Byrne is vague about why he is in the nation’s capital this week and mentions a meeting with representatives from Africa about his blockchain projects. However, he later reveals that he had been meeting with the Department of Justice. Byrne claims he’s been serving as a government informant, feeding information since 2015 to the “Men In Black,” as he puts it, on Maria Butina, a vivacious Russian grad student with whom he struck up a romantic relationship. She is currently serving an 18-month prison sentence after pleading guilty to conspiring to act as a foreign agent, in connection with her efforts to infiltrate conservative political circles before and after the 2016 presidential election.
In his resignation letter, Byrne cited his involvement in “certain government matters” as complicating “all manner of business relationships from insurability to strategic discussions regarding our retail business.” Byrne says what he has done (exactly what that was remains unclear) “was necessary for the good of the country, for the good of the firm.” Byrne concludes his letter by stating cryptically:
“Coming forward publicly about my involvement in other matters was hardly my first choice. But for three years I have watched my country pull itself apart while I knew many answers, and I set my red line at seeing civil violence breaking out. My Rabbi made me see that ‘coming forward’ meant telling the public (not just the government) the truth. I now plan on leaving things to the esteemed Department of Justice (which I have doubtless already angered enough by going public) and disappearing for some time.”
In a call from his car minutes after delivering a farewell speech to his surprised employees, Byrne said he had his bags packed. “I will be sitting on a beach in South America shortly, and that is all I want to think about,” he says. “I want to focus on getting back into good shape, doing yoga and becoming a vegetarian.”
Welcome to Patrick Byrne’s bizarre world. The existential crisis Byrne is putting his Salt Lake City-based company through comes after an impressive career pioneering e-commerce. Nearly two decades ago, Byrne was lauded as “The Renaissance Man of E-Commerce.” The closeout store he took control of in 1999 for a mere $7 million was on its way to becoming an e-tailing phenom and eventually came to command a market capitalization of $2.2 billion. But in the hyper-competitive digital age, disruptive business models don’t last long, and today Overstock—once an innovator—is a has-been.
This isn’t any secret. By the time of his resignation, Byrne had all but given up trying to compete with the likes of Amazon and Wayfair, and he had spent the last two years unsuccessfully attempting to unload Overstock’s retail business. Just as e-commerce captivated Byrne at the turn of the millennium, blockchain was his shiny new obsession. So Byrne funneled Overstock’s dwindling resources into blockchain ventures—more than $200 million since 2014.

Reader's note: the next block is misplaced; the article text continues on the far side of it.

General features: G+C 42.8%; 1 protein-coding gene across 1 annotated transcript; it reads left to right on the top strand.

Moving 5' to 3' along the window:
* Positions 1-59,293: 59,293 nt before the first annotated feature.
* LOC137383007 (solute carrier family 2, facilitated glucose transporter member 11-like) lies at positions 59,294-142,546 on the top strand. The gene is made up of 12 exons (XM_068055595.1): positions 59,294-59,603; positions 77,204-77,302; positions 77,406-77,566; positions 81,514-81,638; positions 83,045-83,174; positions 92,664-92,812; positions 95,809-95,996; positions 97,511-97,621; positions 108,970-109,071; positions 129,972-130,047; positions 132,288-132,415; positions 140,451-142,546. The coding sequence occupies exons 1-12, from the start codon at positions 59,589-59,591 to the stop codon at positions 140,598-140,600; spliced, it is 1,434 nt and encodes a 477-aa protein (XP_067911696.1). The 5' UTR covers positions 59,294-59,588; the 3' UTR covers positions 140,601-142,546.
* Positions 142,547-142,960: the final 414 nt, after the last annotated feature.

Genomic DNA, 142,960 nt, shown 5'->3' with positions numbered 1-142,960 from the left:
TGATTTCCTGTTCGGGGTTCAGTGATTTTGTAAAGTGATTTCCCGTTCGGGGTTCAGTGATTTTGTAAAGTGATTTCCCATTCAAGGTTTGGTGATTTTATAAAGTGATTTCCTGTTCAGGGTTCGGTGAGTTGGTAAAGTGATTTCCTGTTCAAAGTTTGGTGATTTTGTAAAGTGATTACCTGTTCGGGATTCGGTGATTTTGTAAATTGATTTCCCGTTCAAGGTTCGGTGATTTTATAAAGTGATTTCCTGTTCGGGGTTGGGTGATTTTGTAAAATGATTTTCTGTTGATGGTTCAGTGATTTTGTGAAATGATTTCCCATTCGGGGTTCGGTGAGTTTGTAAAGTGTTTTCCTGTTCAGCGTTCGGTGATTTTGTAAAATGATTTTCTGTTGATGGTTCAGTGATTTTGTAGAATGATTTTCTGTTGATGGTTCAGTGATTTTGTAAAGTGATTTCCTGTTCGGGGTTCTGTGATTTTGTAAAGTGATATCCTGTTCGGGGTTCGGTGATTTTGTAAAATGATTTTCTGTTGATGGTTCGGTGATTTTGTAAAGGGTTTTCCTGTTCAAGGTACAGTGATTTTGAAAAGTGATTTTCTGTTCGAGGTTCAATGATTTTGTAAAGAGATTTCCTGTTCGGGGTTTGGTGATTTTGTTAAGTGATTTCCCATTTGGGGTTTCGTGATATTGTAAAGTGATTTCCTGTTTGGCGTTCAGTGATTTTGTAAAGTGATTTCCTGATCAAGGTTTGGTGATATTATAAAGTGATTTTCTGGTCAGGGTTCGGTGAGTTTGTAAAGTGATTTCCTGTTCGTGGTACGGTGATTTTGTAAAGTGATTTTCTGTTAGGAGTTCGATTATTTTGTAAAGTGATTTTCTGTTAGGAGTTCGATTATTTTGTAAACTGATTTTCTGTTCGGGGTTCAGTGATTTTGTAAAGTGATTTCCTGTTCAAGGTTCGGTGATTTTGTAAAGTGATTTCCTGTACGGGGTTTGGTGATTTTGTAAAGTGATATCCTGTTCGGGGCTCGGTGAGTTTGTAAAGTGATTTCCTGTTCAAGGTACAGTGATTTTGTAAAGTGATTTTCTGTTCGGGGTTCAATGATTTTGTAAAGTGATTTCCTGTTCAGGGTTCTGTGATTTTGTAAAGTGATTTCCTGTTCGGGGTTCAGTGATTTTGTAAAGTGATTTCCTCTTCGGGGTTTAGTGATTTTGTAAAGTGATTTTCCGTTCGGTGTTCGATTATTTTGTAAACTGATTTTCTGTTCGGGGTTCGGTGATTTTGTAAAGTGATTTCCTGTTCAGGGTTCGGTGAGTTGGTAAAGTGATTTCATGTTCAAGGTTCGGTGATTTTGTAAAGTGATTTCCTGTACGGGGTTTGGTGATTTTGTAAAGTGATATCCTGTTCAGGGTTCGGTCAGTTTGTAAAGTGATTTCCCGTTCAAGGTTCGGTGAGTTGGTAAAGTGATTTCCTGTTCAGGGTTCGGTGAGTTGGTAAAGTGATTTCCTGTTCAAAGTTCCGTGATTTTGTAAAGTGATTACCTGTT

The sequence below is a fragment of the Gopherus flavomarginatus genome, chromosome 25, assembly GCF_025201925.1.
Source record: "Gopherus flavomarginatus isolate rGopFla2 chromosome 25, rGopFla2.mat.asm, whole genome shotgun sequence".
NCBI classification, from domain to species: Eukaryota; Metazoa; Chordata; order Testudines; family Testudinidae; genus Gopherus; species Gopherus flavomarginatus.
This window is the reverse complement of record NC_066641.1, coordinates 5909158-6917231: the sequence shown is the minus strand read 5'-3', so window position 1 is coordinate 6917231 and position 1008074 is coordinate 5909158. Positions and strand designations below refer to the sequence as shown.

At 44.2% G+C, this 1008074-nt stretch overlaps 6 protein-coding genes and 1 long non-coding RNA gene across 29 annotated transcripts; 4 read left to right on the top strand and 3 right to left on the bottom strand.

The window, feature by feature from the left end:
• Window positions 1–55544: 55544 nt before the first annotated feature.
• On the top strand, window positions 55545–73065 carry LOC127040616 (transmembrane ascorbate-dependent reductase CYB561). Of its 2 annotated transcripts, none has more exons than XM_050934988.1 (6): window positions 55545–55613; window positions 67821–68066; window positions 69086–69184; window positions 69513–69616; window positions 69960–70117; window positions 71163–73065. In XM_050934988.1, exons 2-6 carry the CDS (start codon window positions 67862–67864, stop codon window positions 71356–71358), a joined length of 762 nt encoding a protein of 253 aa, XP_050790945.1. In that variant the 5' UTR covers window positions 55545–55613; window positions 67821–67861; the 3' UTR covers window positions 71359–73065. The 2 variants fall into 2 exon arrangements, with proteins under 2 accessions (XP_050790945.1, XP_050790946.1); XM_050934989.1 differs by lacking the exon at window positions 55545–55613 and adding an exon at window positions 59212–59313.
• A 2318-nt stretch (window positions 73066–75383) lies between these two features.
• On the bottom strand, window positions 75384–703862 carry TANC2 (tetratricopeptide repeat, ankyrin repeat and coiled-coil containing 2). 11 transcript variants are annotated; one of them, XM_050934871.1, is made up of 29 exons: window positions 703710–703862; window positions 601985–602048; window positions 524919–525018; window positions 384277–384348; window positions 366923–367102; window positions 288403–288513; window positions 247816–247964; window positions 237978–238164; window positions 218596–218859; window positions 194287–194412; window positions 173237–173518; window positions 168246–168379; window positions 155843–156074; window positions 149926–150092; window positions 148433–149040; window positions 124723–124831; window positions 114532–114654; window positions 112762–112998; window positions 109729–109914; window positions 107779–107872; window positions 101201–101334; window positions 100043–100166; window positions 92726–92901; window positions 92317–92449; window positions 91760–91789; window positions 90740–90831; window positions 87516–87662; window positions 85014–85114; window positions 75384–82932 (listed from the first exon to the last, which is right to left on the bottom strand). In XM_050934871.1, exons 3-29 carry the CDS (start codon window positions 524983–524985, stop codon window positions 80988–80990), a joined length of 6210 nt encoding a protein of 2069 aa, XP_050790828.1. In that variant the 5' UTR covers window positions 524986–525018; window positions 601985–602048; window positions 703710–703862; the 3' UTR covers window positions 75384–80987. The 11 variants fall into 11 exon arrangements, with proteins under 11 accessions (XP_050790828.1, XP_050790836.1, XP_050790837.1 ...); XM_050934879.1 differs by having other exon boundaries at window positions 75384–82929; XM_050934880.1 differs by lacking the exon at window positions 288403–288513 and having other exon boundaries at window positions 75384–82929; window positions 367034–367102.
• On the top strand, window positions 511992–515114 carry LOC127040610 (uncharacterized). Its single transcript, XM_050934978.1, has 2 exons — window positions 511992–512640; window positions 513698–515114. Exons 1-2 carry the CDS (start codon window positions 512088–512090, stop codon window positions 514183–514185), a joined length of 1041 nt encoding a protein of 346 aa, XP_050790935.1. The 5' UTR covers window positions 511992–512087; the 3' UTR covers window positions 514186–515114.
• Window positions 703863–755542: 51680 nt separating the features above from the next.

About 30% of that sum went into 18 early-stage companies that are building a suite of blockchain technology products he wanted to sell to governments. The rest has been seemingly squandered on a personal vendetta: Overstock is creating a blockchain version of Nasdaq, which Byrne believed could right some of the evils of Wall Street—particularly the naked short-selling that he claims plagued his company for much of the last 15 years. Byrne attracted an eclectic mix of allies to his corner doing what he calls “God’s work,” ranging from Akon and the World Bank to the infamous short-seller Marc Cohodes and the city of Denver.
But the walls closed in on Byrne’s quixotic adventure. Overstock’s heavily shorted stock plummeted from $87 in the beginning of 2018 to about $20 today as some $1.5 billion in market capitalization has evaporated. Once reliably profitable, Overstock lost $206 million last year and $110 million in 2017. In recent months, Byrne fired some 400 people.
Even worse were the cracks forming in Overstock’s new strategy. The company’s prized crypto offering, Tzero, is the subject of an SEC investigation, and a highly-anticipated private equity investment into the fledging exchange has withered away. Its blockchain investment arm, Medici Ventures, has yet to generate meaningful revenues and racked up losses of $61 million in 2018. With many big companies now embracing blockchain technology—including a bold new plan from Facebook—Byrne’s strategy shift to blockchain suddenly looks as challenging as Overstock’s online retailing business.
Eventually even Byrne’s most loyal shareholders—blockchain believers among them— were in open revolt. Fumed Byrne in May, after investors bombarded him with calls and emails when he sold 900,000 shares of stock, “Frankly, I had no idea that shareholders would demand explanations of why and how I might want to use my cash derived from my labor and my property to pursue my ends in life.”
Byrne is the son of the late John “Jack” Byrne, a University of Michigan-trained mathematician and renowned insurance executive credited with turning around Geico in the mid-1970s and persuading Warren Buffett to invest in the auto insurer. Geico would eventually become one of the biggest contributors to Berkshire Hathaway’s bottom line, and Buffett once described Byrne’s father as “the Babe Ruth of insurance.”